Zwaardvis class diesel submarine at RDM. Picture taken from http://www.dutchsubmarines.com

The shipyard and its intellectual property was taken over by businessman Joep van den Nieuwenhuyzen, which marked the end of the naval activities. In turn, he went down amidst charges of gross corruptions and briberies. His downfall also meant the downfall of Willem Scholten, the director of the Rotterdam Port Authorities. In a complicated move, the port authorities suddenly found themselves in possession of a defunct and bankrupt shipyard. Both gentlemen are currently on trial. The Heijplaat village, meanwhile, had defended itself against plans to demolish it during the 1980s. It is now accepted by the Rotterdam municipality that demolition is not an option. There are plans for renovation and some small-scale new property developments have taken place.

If anything, the old shipyard is an industrial beauty. A few years ago I wandered around its empty premises. There was something monumental about the abandoned buildings and the sense of history that appeared in every detail.  Here are a few pictures from that trip, shot on old-fashioned film.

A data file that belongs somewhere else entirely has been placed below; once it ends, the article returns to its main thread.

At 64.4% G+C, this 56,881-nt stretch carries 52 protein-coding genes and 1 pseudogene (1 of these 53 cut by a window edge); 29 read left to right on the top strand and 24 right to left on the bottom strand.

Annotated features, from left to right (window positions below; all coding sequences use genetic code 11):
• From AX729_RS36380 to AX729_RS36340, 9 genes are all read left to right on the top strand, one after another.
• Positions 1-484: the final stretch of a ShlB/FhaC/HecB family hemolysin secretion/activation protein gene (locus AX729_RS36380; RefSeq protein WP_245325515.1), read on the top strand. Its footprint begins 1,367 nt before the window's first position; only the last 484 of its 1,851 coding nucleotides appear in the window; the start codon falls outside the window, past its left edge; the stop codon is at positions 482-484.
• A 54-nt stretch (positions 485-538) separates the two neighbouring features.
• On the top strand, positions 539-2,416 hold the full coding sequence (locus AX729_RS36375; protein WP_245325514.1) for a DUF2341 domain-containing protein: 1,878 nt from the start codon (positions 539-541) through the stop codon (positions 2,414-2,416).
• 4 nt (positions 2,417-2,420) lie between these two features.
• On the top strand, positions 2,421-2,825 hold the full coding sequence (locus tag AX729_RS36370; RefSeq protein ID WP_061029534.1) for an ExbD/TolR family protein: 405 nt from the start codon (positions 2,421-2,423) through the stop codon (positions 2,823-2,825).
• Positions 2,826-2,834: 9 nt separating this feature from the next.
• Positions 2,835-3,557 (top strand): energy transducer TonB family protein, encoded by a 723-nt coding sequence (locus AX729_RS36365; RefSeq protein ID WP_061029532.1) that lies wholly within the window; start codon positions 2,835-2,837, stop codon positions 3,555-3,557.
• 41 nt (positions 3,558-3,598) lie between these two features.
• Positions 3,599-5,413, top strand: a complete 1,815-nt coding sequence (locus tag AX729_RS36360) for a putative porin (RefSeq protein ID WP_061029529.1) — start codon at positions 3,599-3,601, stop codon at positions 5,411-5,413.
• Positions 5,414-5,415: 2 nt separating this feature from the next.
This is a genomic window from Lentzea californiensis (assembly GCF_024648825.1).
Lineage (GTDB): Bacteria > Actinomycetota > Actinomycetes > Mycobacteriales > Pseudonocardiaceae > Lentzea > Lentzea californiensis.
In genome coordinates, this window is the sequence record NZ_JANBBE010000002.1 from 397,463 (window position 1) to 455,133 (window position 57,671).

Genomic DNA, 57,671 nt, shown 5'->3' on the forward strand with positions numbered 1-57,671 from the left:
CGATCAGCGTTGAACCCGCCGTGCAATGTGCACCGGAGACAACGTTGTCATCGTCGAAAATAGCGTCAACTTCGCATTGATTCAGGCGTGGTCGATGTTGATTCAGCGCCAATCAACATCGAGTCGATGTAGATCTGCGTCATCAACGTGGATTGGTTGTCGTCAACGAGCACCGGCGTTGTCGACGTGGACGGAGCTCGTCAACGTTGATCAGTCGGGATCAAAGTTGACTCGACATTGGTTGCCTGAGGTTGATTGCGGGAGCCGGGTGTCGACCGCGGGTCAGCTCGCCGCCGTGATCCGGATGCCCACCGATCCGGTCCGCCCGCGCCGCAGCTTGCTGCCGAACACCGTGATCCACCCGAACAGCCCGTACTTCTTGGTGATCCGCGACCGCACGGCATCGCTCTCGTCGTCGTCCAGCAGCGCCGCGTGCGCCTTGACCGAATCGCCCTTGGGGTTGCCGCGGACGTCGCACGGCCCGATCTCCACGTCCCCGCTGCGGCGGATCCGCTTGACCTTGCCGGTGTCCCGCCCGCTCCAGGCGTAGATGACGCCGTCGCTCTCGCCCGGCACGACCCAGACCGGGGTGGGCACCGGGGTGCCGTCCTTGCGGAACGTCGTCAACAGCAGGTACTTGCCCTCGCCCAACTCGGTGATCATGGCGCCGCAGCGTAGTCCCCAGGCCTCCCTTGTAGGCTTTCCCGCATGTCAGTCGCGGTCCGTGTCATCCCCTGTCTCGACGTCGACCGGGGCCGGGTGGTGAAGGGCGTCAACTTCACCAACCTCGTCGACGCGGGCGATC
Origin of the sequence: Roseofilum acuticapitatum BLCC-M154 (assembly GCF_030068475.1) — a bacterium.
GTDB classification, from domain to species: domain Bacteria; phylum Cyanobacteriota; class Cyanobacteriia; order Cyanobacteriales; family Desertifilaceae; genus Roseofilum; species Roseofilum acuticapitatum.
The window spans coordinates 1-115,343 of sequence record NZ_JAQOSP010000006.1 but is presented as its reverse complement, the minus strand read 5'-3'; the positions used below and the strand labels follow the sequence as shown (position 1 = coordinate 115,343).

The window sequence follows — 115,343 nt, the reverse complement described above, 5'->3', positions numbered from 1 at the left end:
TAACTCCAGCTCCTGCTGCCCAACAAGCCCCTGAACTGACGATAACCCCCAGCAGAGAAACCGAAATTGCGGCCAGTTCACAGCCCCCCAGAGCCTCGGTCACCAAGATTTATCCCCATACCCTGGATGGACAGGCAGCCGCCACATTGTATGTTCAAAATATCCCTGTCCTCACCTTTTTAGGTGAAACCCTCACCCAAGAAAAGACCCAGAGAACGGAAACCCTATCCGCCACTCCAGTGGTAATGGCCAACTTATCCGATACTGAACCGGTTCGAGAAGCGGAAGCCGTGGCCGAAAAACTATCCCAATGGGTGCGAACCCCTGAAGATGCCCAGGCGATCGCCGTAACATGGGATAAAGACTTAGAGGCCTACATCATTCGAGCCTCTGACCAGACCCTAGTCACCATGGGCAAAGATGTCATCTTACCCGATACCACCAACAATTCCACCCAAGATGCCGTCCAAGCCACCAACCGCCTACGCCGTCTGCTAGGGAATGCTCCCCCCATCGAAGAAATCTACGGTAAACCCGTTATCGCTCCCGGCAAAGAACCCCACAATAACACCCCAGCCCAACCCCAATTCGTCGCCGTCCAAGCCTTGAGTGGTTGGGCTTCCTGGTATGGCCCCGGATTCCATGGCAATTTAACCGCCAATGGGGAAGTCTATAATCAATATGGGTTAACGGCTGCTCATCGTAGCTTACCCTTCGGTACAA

Inside the main machine hall. Picture by me.

Cranes suspending from the roof inside the RDM machine hall. Picture by me.

Monumental entrance to the main RDM hall. Picture by me.

The bottom line: an enormous industrial complex that would collapse in a couple of years if no one were to step in. Luckily, there were chances of recovery. The municipality decided it wanted to redevelop it into a creative cluster, focused on technology and innovation. I’m very cautious when civil servants start blabbering about ‘creative clusters’ and similar vocabulary that comes from Richard Florida and the likes. Still, I can’t deny that much, very much, has changed since my previous visit. It houses a polytechnic school (Hogeschool Rotterdam) and multiple companies. It houses the Rotterdam Academy for Architecture and Urban Planning and multiple facilities for conferences and workshops. The Museum Boijmans van Beuningen uses the so-called Duiktbootloods (submarine pen) for special exhibitions of contemporary art. There is a fast ferry connecting the site to the city centre in ten minutes. Here are some pictures of the current situation. Compare with the pictures above…

Renovated entrance to the main building. Picture by me.

Inside the so-called Innovation Dock. Picture by me.

View on one of the workshops. Picture by me.

Looking inside another workshop. Picture by me.

Another view inside the Innovation Dock. Picture by me.

Detail of a display at the Academy for Architecture and Urban Planning. Picture by me.